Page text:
Tuesday, August 8, 2017

Dryland

*I received an ARC in exchange for an honest review. All thoughts and opinions are my own. This post also contains affiliate links*

I have some cute pictures from Lucy's first birthday party to share with you later this week, but today and tomorrow I'll have a couple of book reviews for you. I feel like summer reads should be light and fun, and as we go into fall (already, I know, I'm also in denial about this) I tend to pick up "heavier" reads, and this would be a perfect one to add to that list.

Dryland - Nancy Stearns Bercaw

For swimming champion Nancy Stearns Bercaw, the pool was a natural habitat. But on land, she could never shake the feeling of being a fish out of water. Starting at age two, Nancy devoted her life to swimming, even qualifying for the 1988 Olympic Trials in the fifty-meter freestyle event. But nearly two decades later, when she hung up her cap and goggles, she was confronted with a different kind of challenge: learning who she was out of the lanes.
In this honest, intimate memoir, Nancy reflects on her years wandering the globe, where tragic events and a lost sense of self escalate her dependence on booze. Thirty-three years after her first sip of alcohol, the swimmer comes to a stunning realization while living with her husband and son in Abu Dhabi—she’s drowning in the desert. Nancy looks to the Bedouin people for the strength to conquer one final opponent: alcohol addiction.
I have to tell you right up front that I don't drink alcohol. Not at all, ever. My biological father was an alcoholic and I remember learning about genetics and being predisposed to things like alcoholism in high school. It terrified me. The more I got to thinking about it the more I realized I likely would never know when I had crossed that line from casual drinker to alcoholic, can any addict tell you when they officially became that person? I didn't think it would be possible, to tip toe to that line and beat a genetic fate so I just never did it. I have friends who are in various stages of recovery, some who won't seek help, and even more who can casually drink and not let it become a problem. Truly, I think everyone can relate to this book.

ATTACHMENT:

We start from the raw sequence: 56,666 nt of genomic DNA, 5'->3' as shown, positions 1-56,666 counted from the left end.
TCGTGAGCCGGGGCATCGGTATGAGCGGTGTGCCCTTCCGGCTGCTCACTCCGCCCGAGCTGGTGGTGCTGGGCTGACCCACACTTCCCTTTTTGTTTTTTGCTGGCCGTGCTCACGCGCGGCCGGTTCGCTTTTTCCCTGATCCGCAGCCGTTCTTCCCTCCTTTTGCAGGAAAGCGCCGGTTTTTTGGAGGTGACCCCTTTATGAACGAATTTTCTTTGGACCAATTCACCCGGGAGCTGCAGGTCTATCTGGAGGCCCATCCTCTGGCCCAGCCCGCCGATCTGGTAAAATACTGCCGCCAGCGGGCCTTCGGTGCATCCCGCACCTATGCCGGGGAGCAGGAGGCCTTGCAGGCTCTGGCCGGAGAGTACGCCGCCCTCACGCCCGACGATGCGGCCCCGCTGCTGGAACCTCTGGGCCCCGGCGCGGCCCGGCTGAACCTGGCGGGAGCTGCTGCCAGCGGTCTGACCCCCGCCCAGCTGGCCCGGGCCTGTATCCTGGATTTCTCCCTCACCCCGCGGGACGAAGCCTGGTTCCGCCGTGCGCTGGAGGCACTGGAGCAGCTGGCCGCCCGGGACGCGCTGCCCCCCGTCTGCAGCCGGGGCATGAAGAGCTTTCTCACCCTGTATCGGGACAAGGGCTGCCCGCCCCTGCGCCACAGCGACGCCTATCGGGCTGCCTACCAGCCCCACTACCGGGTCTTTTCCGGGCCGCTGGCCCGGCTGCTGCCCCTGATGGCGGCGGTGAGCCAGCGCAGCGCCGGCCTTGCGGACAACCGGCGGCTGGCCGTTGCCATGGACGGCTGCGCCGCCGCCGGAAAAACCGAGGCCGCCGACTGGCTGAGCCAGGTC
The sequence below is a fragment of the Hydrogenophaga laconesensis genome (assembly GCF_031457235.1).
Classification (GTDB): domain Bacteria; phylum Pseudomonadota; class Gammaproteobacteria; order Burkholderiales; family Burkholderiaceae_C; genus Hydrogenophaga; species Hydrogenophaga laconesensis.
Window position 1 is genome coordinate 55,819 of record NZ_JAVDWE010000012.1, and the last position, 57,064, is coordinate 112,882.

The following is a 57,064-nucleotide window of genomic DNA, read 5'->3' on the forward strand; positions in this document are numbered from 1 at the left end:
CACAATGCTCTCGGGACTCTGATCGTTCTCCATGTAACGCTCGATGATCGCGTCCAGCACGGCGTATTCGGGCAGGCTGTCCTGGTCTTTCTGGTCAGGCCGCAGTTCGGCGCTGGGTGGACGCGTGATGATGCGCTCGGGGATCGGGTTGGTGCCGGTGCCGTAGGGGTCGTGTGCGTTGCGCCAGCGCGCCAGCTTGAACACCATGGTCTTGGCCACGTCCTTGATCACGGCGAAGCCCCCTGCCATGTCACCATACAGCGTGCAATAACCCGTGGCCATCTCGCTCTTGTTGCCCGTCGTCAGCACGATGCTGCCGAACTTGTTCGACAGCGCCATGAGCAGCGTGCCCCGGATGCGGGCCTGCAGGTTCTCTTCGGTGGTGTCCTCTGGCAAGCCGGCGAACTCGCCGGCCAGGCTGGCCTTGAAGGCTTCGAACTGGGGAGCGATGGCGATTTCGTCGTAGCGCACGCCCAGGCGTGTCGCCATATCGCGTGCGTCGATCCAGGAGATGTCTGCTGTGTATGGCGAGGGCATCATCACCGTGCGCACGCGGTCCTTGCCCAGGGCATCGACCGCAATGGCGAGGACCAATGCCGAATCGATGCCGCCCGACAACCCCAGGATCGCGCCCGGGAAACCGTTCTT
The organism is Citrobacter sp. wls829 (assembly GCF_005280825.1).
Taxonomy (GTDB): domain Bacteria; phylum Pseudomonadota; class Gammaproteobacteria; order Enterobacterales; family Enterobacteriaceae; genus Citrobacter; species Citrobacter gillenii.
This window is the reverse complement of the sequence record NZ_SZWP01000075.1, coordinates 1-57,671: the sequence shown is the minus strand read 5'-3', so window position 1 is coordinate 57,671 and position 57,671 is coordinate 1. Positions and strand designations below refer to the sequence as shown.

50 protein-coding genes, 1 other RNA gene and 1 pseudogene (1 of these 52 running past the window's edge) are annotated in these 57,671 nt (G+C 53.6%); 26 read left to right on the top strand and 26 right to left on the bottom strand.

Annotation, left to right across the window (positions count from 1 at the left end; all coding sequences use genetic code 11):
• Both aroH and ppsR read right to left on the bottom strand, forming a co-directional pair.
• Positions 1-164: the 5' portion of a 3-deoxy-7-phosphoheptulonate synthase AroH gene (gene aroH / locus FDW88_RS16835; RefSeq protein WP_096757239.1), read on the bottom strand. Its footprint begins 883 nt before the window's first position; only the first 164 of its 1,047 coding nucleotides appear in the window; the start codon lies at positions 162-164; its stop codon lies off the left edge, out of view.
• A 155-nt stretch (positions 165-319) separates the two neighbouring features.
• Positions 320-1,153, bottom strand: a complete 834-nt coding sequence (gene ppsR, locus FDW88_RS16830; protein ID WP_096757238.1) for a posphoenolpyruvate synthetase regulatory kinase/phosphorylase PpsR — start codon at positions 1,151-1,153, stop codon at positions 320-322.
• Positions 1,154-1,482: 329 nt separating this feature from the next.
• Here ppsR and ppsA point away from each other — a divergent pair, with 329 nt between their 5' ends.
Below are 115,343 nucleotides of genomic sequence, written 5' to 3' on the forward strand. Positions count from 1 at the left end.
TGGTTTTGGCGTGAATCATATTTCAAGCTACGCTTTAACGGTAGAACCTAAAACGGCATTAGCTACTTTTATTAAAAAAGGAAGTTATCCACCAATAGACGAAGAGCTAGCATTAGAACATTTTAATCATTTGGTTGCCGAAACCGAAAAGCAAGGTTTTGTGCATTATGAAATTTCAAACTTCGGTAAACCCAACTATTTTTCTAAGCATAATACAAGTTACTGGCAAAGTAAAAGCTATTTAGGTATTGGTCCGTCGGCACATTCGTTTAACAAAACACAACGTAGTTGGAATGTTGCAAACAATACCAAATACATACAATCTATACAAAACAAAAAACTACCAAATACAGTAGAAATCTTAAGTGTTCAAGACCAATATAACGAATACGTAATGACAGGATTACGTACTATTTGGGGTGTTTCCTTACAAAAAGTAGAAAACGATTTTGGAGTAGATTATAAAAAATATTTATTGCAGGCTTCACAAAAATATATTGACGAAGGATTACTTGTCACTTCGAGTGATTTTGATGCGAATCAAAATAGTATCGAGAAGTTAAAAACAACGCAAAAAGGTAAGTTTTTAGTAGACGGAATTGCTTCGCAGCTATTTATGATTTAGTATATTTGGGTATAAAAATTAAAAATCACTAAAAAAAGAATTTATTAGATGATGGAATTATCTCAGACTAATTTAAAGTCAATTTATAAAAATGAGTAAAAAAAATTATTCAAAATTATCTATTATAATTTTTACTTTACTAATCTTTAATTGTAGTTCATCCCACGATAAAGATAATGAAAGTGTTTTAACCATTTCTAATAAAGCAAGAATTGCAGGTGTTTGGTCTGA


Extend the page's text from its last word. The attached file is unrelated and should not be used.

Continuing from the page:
Nancy is an accomplished swimmer from a young age, constantly trying to win at winning, and is also an alcoholic. The book follows her from present day living in Abu Dhabi, deep in the throes of addiction and mental illness, and her rise to greatness beginning as a child. The greatest part about this book is the way Nancy shares her story, while most of us can't relate to being a competitive swimmer or being an American in a foreign land, it doesn't matter. She is so raw, and so unflinchingly honest that you feel like you're talking to a friend confessing the rock bottom of her life. Her mission to just get a medication refill that turns into a medical journey that prompts her to make changes and embark on the hardest race of her life, sobriety. 

Overall? I really enjoyed this book, a solid 4 out of 5 stars. Her life living in different countries, being a part of the Peace Corps, her childhood and seeking validation through success and achievements, and her life as an alcoholic, I think so many women will identify with her. It's a fast read, it's around 250 pages but I was able to fly right through it easily and quickly. And of course, if you are on the road to sobriety, I think you'll enjoy this and hopefully see this as a positive beacon of hope. 


4 comments:

Doctor Who said...

Thanks for this great review! I appreciate your very thoughtful comments. --Nancy

Peppermint Ph.D. said...

Very much enjoyed your review! I too read Dryland fast...unlike you, however, I saw myself throughout Nancy's story. I'm 15 months sober, and I think it's so important for all of us to share our stories. My family is filled with alcoholics; I had no business taking my first drink and so wish I'd had the resolve that you did.

Mermaid of the Desert said...

Peppermint Ph.D., hello sister!

Heather J @ TLC Book Tours said...

Addiction of any sort is so incredibly debilitating. I applaud the author for finding her way through it and sharing her story in such a relatable way.

Thanks for being a part of the tour!